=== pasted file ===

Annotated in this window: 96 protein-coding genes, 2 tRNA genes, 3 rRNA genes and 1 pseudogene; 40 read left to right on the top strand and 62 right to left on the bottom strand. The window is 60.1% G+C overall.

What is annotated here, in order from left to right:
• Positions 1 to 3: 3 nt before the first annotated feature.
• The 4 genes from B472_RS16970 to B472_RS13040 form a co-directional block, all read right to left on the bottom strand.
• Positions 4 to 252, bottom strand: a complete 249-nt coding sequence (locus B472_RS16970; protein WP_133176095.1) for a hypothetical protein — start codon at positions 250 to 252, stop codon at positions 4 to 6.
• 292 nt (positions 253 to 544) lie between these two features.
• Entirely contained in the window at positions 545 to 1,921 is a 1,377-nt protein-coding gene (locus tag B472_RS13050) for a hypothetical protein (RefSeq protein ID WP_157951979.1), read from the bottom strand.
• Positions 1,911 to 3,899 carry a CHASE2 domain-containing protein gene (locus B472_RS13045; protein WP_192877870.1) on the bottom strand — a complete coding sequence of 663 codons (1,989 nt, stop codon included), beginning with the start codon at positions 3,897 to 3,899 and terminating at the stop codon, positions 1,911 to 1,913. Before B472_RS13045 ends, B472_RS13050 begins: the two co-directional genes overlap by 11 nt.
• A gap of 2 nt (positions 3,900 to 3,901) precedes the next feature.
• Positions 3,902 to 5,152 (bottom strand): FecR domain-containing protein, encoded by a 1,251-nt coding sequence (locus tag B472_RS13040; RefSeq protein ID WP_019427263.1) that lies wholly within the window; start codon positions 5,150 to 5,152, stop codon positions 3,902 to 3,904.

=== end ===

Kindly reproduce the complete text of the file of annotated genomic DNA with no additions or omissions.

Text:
Annotated in this window: 96 protein-coding genes, 2 tRNA genes, 3 rRNA genes and 1 pseudogene; 40 read left to right on the top strand and 62 right to left on the bottom strand. The window is 60.1% G+C overall.

What is annotated here, in order from left to right:
• Positions 1 to 3: 3 nt before the first annotated feature.
• The 4 genes from B472_RS16970 to B472_RS13040 form a co-directional block, all read right to left on the bottom strand.
• Positions 4 to 252, bottom strand: a complete 249-nt coding sequence (locus B472_RS16970; protein WP_133176095.1) for a hypothetical protein — start codon at positions 250 to 252, stop codon at positions 4 to 6.
• 292 nt (positions 253 to 544) lie between these two features.
• Entirely contained in the window at positions 545 to 1,921 is a 1,377-nt protein-coding gene (locus tag B472_RS13050) for a hypothetical protein (RefSeq protein ID WP_157951979.1), read from the bottom strand.
• Positions 1,911 to 3,899 carry a CHASE2 domain-containing protein gene (locus B472_RS13045; protein WP_192877870.1) on the bottom strand — a complete coding sequence of 663 codons (1,989 nt, stop codon included), beginning with the start codon at positions 3,897 to 3,899 and terminating at the stop codon, positions 1,911 to 1,913. Before B472_RS13045 ends, B472_RS13050 begins: the two co-directional genes overlap by 11 nt.
• A gap of 2 nt (positions 3,900 to 3,901) precedes the next feature.
• Positions 3,902 to 5,152 (bottom strand): FecR domain-containing protein, encoded by a 1,251-nt coding sequence (locus tag B472_RS13040; RefSeq protein ID WP_019427263.1) that lies wholly within the window; start codon positions 5,150 to 5,152, stop codon positions 3,902 to 3,904.